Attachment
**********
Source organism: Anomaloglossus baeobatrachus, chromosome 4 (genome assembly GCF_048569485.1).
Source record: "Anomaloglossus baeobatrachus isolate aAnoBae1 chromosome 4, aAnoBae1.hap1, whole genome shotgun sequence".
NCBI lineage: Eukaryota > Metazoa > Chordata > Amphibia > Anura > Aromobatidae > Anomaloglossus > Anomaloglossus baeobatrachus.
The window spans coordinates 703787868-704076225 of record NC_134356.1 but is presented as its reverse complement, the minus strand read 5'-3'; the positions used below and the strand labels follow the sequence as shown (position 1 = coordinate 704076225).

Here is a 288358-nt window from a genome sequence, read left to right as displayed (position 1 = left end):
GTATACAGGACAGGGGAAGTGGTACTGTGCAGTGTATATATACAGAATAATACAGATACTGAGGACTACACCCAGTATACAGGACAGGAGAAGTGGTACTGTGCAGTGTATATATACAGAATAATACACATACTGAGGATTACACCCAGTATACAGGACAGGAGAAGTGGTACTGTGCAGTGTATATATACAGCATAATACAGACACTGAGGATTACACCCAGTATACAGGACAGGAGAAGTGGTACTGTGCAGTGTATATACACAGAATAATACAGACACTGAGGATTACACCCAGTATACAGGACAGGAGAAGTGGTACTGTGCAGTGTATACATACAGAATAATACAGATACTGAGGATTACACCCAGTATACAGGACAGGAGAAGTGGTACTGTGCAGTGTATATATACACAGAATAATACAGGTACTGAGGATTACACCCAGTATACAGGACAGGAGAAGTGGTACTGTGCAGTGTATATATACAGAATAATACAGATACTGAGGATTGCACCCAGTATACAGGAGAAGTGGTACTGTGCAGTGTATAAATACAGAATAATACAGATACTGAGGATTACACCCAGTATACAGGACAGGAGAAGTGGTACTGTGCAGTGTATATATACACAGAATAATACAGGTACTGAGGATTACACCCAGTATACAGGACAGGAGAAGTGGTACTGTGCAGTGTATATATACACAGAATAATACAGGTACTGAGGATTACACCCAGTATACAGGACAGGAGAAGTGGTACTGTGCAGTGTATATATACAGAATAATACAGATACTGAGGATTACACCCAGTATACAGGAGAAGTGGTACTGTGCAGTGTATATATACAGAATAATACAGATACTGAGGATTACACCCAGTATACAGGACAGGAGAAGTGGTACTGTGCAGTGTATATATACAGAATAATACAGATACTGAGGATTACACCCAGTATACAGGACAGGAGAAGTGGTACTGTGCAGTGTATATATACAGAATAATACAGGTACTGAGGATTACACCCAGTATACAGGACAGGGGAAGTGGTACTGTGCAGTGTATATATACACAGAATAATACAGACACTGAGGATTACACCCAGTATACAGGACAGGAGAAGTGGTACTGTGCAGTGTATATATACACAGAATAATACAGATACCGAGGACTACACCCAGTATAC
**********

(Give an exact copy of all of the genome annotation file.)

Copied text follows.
Source organism: Anomaloglossus baeobatrachus, chromosome 4 (genome assembly GCF_048569485.1).
Source record: "Anomaloglossus baeobatrachus isolate aAnoBae1 chromosome 4, aAnoBae1.hap1, whole genome shotgun sequence".
NCBI lineage: Eukaryota > Metazoa > Chordata > Amphibia > Anura > Aromobatidae > Anomaloglossus > Anomaloglossus baeobatrachus.
The window spans coordinates 703787868-704076225 of record NC_134356.1 but is presented as its reverse complement, the minus strand read 5'-3'; the positions used below and the strand labels follow the sequence as shown (position 1 = coordinate 704076225).

Here is a 288358-nt window from a genome sequence, read left to right as displayed (position 1 = left end):
GTATACAGGACAGGGGAAGTGGTACTGTGCAGTGTATATATACAGAATAATACAGATACTGAGGACTACACCCAGTATACAGGACAGGAGAAGTGGTACTGTGCAGTGTATATATACAGAATAATACACATACTGAGGATTACACCCAGTATACAGGACAGGAGAAGTGGTACTGTGCAGTGTATATATACAGCATAATACAGACACTGAGGATTACACCCAGTATACAGGACAGGAGAAGTGGTACTGTGCAGTGTATATACACAGAATAATACAGACACTGAGGATTACACCCAGTATACAGGACAGGAGAAGTGGTACTGTGCAGTGTATACATACAGAATAATACAGATACTGAGGATTACACCCAGTATACAGGACAGGAGAAGTGGTACTGTGCAGTGTATATATACACAGAATAATACAGGTACTGAGGATTACACCCAGTATACAGGACAGGAGAAGTGGTACTGTGCAGTGTATATATACAGAATAATACAGATACTGAGGATTGCACCCAGTATACAGGAGAAGTGGTACTGTGCAGTGTATAAATACAGAATAATACAGATACTGAGGATTACACCCAGTATACAGGACAGGAGAAGTGGTACTGTGCAGTGTATATATACACAGAATAATACAGGTACTGAGGATTACACCCAGTATACAGGACAGGAGAAGTGGTACTGTGCAGTGTATATATACACAGAATAATACAGGTACTGAGGATTACACCCAGTATACAGGACAGGAGAAGTGGTACTGTGCAGTGTATATATACAGAATAATACAGATACTGAGGATTACACCCAGTATACAGGAGAAGTGGTACTGTGCAGTGTATATATACAGAATAATACAGATACTGAGGATTACACCCAGTATACAGGACAGGAGAAGTGGTACTGTGCAGTGTATATATACAGAATAATACAGATACTGAGGATTACACCCAGTATACAGGACAGGAGAAGTGGTACTGTGCAGTGTATATATACAGAATAATACAGGTACTGAGGATTACACCCAGTATACAGGACAGGGGAAGTGGTACTGTGCAGTGTATATATACACAGAATAATACAGACACTGAGGATTACACCCAGTATACAGGACAGGAGAAGTGGTACTGTGCAGTGTATATATACACAGAATAATACAGATACCGAGGACTACACCCAGTATAC